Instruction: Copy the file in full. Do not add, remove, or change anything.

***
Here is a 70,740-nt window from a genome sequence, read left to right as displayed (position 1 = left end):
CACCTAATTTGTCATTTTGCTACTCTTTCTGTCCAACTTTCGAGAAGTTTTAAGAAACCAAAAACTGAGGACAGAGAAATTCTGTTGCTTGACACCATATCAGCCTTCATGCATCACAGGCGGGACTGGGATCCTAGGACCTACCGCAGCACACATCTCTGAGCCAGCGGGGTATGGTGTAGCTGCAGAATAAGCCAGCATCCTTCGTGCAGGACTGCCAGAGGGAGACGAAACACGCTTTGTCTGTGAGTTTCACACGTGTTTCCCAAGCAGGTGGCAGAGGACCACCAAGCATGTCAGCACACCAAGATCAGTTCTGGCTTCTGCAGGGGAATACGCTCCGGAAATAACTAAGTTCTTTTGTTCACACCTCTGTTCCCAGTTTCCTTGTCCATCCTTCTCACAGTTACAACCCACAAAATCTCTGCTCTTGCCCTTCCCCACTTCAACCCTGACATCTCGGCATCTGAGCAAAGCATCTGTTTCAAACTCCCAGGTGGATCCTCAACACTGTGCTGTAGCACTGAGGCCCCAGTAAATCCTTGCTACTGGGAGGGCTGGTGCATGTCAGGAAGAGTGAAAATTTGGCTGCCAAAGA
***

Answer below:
Here is a 70,740-nt window from a genome sequence, read left to right as displayed (position 1 = left end):
CACCTAATTTGTCATTTTGCTACTCTTTCTGTCCAACTTTCGAGAAGTTTTAAGAAACCAAAAACTGAGGACAGAGAAATTCTGTTGCTTGACACCATATCAGCCTTCATGCATCACAGGCGGGACTGGGATCCTAGGACCTACCGCAGCACACATCTCTGAGCCAGCGGGGTATGGTGTAGCTGCAGAATAAGCCAGCATCCTTCGTGCAGGACTGCCAGAGGGAGACGAAACACGCTTTGTCTGTGAGTTTCACACGTGTTTCCCAAGCAGGTGGCAGAGGACCACCAAGCATGTCAGCACACCAAGATCAGTTCTGGCTTCTGCAGGGGAATACGCTCCGGAAATAACTAAGTTCTTTTGTTCACACCTCTGTTCCCAGTTTCCTTGTCCATCCTTCTCACAGTTACAACCCACAAAATCTCTGCTCTTGCCCTTCCCCACTTCAACCCTGACATCTCGGCATCTGAGCAAAGCATCTGTTTCAAACTCCCAGGTGGATCCTCAACACTGTGCTGTAGCACTGAGGCCCCAGTAAATCCTTGCTACTGGGAGGGCTGGTGCATGTCAGGAAGAGTGAAAATTTGGCTGCCAAAGA